DrChako said...

Everything about this hand is bad. Sorry, dude.

First off,I will assume you were big blind (I don't know if you specified). Secondly, I'd like to question what you consider TAG. In my experience, there are very few truly tight aggressive players at 4/8 LHE.

Preflop, checking here is reasonable. Sklansky advocates always raising when you have the best hand, but at 4/8, getting beat by 9-2 off is so common that I can understand just checking here. There is some value in surprise.

The flop is horrible for queens. Check raising will never work. What are you trying to accomplish? Sure, you announce you have a good hand, but you are really just pricing in all draws (they really wouldn't fold anyway. It's4/8! They will check call heads up for any draw regardless of pot odds). You should lead out here and plan on re-raising if you get raised.

The turn kills your hand at this point. You have to believe you are beat. When you are beat, you should just check call. If there is a bet and a raise, you could even argue that folding top set is reasonable, but it's very close given implied pot odds.

If you actually thought about folding just because of the bet (even before the call) then you should review pot odds. You have 10 outs (1 queen, 3 jacks, 3 tens and 3 nines) to the probable nuts. You are more than priced in.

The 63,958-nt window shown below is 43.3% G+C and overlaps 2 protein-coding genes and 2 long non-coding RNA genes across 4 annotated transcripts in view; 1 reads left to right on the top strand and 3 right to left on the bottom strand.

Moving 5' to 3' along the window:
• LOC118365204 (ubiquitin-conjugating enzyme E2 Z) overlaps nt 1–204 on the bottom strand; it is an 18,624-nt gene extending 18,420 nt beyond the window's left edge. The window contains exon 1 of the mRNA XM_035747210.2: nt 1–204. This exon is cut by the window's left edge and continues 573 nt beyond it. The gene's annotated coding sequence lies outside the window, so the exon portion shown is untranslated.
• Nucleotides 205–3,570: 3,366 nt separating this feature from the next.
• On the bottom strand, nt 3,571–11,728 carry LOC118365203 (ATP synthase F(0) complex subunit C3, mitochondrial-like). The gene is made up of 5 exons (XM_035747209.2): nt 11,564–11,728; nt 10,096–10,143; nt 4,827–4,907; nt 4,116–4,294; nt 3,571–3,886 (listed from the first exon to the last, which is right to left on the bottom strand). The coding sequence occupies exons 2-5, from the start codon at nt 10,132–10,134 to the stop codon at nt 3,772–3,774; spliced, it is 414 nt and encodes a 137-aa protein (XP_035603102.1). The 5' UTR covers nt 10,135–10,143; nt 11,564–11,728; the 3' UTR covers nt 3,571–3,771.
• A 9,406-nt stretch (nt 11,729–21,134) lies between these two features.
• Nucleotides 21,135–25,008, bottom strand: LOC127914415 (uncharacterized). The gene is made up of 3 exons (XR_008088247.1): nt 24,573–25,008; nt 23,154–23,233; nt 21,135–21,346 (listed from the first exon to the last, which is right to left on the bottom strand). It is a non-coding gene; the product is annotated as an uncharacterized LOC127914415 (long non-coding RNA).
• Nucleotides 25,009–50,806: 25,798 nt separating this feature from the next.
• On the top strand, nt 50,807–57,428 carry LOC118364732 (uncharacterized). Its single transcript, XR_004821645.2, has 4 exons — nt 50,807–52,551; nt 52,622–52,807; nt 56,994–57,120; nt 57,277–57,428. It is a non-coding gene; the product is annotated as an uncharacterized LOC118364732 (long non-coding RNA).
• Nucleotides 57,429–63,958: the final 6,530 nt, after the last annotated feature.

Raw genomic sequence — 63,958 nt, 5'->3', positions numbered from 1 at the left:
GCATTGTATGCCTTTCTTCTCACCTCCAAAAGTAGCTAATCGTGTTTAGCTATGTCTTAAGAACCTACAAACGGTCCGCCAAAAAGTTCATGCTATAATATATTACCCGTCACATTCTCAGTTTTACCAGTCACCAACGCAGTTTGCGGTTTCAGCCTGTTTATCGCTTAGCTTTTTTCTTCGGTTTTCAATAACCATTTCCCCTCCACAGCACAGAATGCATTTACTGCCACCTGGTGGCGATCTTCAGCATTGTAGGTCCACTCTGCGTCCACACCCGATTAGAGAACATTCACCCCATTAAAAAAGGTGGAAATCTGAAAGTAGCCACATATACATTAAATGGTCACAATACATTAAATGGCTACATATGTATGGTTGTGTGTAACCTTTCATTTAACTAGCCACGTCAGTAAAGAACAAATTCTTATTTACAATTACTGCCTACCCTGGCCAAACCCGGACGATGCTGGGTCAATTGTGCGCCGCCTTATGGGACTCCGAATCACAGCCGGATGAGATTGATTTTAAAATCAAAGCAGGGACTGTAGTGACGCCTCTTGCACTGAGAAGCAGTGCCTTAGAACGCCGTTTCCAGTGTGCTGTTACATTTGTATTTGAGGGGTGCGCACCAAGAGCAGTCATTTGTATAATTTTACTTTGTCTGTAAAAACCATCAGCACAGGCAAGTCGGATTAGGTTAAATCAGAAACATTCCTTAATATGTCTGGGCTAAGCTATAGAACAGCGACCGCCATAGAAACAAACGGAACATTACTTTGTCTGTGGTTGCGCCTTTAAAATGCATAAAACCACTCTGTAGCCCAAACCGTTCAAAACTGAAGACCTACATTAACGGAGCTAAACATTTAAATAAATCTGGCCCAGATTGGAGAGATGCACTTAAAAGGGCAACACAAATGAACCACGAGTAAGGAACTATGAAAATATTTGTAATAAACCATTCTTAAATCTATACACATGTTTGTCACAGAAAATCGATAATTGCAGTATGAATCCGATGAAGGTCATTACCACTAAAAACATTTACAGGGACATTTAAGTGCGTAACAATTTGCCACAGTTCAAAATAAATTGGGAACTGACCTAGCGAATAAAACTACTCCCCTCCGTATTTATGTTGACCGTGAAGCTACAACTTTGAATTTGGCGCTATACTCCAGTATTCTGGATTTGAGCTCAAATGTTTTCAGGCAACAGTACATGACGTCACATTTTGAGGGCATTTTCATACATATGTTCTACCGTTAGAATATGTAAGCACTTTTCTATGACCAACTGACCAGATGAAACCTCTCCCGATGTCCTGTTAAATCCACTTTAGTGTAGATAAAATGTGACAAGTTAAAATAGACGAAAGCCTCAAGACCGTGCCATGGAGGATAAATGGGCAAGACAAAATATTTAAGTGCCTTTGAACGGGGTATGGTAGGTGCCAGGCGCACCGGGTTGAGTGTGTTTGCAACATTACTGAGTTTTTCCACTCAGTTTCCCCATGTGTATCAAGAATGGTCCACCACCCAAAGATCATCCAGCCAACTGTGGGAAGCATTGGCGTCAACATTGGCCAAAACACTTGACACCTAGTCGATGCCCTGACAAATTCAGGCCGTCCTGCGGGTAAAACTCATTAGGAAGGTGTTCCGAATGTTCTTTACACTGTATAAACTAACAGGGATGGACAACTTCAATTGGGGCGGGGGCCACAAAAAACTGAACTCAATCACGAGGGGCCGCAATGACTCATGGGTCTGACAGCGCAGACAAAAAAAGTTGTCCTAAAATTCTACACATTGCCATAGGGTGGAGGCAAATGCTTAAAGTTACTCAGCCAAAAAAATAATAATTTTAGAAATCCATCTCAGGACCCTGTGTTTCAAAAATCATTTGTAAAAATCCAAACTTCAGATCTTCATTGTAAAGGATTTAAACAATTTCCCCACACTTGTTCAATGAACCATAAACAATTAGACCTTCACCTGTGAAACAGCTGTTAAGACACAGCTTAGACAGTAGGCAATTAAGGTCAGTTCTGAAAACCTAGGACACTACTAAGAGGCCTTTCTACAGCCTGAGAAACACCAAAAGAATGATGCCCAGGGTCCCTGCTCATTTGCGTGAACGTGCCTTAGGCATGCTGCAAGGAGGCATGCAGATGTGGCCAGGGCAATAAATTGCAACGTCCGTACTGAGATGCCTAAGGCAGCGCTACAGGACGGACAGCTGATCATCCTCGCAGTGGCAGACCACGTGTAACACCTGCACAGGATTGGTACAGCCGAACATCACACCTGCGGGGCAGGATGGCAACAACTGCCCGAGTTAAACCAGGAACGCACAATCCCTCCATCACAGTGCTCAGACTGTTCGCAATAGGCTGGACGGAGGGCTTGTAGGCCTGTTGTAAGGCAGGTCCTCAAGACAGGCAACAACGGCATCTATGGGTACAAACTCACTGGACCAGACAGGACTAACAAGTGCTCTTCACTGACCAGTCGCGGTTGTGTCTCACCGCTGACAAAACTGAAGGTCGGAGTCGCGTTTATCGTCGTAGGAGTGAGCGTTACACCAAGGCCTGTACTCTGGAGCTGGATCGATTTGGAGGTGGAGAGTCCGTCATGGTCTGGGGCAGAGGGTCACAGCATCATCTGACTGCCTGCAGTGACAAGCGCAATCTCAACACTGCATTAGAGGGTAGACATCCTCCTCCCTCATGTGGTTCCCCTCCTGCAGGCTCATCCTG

The river was nice.


DrChako said...

EDIT: Just re-reviewed your post. The flop was J98(not J-10-9). A 10 probably gives you a chop, but someone is often holding a king here, so I wouldn't count on it.

When calculating pot odds, it's reasonable to assume that one or more players is holding some of your outs, but it might drop your calculation from 10 outs to 8 outs. 8 cards help you and 38 don't. There's even an outside chance that your top set is good, but it should not factor into your calculation.


Fuel55 said...

if yer goin' play QQ this badly in a limit game you should just fold preflop.

Shrike said...

@Doc: yes, I was in the big blind (as stated in my post). No, I never considered folding on the turn.

@Fuel: how can I fold preflop? I get a free look at the flop. ;)

F-Train said...

How often do you lead the flop and how often do you check in this spot? If you're leading more often than checking than you may as well raise preflop, no? I realize you're just building a pot and making it more correct for all the donkeys to chase their thin draws after the flop but you also have the equity edge.

I agree with the doc that a check-raise on this board is horrible. Only about 3.4 billion cards can hit the turn that will make you vomit. The check-raise only works if the very last player to act bets and you get the chance to make it two cold to everyone else.

Turn is a horrible card. Check and hope to see the river for one bet. Against this many opponents you are beat here more than 90% of the time.

Shrike said...


My plan for this hand is to check-raise almost 100% of the time if no overcards come down vs. my QQ. If I were going to regularly lead out, I should just raise preflop, as you pointed out.

And yes, the check-raise works best if I can get a LP player to bet for me so I can make everyone else have to call two bets cold.